The neuroscience of adaptive thermoregulation

Michael Angilletta, Jacob P. Youngblood, Lauren K. Neel, John M. VandenBrooks

Research output: Contribution to journalReview articlepeer-review

23 Scopus citations


The nervous system acts as a biological thermostat by controlling behaviors that regulate the warming and cooling of animals. We review the structures responsible for thermoregulation in three model species: roundworms (Caenorhabditis elegans), flies (Drosophila melanogaster), and rats (Rattus novegicus). We then consider additional features of the nervous system required to explain adaptive plasticity of the set-point temperature and the precision of thermoregulation. Because animals use resources such as energy, water, and oxygen to thermoregulate, the nervous system monitors the abundance of these resources and adjusts the strategy of thermoregulation accordingly. Starvation, dehydration, or hypoxemia alter the activity of temperature-sensitive neurons in the pre-optic area of the hypothalamus. Other regions of the brain work in conjunction with the hypothalamus to promote adaptive plasticity of thermoregulation. For example, the amygdala likely inhibits neurons of the pre-optic area, overriding thermoregulation when a risk of predation or a threat of aggression exists. Moreover, the hippocampus enables an animal to remember microhabitats that enable safe and effective thermoregulation. In ectothermic animals, such as C. elegans and D. melanogaster, the nervous system can alter set-point temperatures as the environmental temperatures change. To build on this knowledge, neuroscientists can use experimental evolution to study adaptation of neural phenotypes in controlled thermal environments. A microevolutionary perspective would leverage our understanding of ecological processes to predict the origin and maintenance of neural phenotypes by natural selection.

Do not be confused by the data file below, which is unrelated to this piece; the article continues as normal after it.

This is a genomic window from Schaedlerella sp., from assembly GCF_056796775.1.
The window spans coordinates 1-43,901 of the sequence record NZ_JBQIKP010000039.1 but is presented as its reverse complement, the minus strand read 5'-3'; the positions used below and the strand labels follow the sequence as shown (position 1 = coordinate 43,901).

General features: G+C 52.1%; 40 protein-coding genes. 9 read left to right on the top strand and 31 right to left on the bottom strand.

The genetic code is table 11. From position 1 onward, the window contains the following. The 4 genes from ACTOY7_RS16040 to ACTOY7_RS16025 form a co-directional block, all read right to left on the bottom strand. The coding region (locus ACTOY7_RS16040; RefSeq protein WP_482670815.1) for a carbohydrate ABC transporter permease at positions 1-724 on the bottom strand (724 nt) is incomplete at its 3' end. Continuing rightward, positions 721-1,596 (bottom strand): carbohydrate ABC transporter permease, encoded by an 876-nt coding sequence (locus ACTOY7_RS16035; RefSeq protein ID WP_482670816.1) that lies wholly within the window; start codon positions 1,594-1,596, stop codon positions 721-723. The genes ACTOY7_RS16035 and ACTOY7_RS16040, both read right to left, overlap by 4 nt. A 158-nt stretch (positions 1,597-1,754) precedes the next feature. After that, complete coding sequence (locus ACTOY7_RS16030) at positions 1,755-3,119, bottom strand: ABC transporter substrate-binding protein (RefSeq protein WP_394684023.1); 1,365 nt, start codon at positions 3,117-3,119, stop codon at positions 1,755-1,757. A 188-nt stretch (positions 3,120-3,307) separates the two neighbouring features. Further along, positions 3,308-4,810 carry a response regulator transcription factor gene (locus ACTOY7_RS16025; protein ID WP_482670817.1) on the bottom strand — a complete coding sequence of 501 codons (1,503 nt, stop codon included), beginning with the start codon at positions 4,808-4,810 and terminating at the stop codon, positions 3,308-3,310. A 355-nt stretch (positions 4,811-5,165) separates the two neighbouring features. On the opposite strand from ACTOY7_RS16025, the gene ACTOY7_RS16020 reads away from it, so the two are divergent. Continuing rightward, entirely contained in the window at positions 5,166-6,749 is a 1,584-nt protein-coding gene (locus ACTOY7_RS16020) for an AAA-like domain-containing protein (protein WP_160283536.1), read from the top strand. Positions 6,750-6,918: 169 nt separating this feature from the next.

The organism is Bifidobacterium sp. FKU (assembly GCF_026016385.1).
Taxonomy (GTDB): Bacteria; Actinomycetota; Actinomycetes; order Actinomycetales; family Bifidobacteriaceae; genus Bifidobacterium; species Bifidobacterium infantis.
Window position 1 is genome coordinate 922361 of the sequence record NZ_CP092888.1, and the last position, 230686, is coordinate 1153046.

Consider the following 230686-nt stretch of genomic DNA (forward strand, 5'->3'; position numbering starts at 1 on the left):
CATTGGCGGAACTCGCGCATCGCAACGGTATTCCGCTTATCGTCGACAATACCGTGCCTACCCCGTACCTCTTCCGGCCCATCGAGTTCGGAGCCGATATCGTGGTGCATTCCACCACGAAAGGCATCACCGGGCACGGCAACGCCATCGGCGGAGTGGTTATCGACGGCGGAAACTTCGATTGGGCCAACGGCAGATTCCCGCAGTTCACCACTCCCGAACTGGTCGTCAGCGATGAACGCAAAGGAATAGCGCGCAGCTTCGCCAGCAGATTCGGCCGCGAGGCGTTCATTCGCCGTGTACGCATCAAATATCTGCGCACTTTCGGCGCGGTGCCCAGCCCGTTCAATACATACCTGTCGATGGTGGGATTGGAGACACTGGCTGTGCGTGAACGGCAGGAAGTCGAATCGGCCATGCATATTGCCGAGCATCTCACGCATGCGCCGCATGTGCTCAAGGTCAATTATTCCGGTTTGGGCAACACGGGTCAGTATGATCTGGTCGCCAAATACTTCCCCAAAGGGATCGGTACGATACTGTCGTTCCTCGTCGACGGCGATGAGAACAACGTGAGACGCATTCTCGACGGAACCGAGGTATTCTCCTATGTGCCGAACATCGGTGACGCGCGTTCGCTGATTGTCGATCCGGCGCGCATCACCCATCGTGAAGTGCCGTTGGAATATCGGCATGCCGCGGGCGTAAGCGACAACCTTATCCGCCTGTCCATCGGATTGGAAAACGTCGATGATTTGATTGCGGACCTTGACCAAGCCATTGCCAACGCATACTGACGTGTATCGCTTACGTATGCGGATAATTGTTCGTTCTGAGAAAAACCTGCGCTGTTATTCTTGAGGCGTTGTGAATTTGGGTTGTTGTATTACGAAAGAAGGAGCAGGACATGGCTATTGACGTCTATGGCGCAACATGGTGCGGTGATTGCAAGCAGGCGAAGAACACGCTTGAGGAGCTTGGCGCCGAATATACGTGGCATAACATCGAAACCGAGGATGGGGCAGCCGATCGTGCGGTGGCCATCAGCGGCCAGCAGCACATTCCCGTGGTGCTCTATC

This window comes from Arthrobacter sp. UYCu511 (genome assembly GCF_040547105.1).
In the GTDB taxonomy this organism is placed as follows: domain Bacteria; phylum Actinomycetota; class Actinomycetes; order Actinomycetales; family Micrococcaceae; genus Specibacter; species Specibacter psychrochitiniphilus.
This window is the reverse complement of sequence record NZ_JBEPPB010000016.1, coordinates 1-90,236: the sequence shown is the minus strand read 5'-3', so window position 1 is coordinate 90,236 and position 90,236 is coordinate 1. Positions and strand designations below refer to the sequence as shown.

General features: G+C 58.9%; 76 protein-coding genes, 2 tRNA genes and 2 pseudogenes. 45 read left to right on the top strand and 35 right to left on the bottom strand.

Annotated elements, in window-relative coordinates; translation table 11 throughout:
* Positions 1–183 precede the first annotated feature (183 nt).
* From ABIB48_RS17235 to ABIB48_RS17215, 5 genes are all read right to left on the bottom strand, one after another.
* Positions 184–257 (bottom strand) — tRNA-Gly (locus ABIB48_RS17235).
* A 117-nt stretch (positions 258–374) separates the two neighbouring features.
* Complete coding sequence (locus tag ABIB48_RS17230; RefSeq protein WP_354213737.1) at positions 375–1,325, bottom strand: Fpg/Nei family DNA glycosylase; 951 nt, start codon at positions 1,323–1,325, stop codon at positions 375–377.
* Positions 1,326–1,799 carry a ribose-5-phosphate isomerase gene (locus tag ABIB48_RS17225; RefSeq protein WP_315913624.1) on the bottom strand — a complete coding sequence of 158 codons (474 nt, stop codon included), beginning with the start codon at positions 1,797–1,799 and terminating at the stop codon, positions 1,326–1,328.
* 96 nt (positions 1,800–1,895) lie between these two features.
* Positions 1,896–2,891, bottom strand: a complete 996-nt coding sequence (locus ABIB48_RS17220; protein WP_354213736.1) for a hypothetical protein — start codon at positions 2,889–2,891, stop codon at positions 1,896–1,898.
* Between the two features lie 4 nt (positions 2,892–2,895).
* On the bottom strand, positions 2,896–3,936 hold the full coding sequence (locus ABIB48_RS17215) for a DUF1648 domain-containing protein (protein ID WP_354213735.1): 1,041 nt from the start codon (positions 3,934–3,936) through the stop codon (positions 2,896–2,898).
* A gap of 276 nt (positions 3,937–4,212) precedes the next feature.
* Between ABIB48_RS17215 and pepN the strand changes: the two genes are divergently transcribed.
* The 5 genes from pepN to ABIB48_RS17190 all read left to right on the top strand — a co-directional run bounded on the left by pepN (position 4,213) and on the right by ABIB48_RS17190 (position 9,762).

Original languageEnglish (US)
Pages (from-to)127-136
Number of pages10
JournalNeuroscience Letters
StatePublished - Jan 23 2019


  • Amygdala
  • Hypothalamus
  • Plasticity
  • Pre-optic area
  • Set-point temperature

ASJC Scopus subject areas

  • Neuroscience(all)


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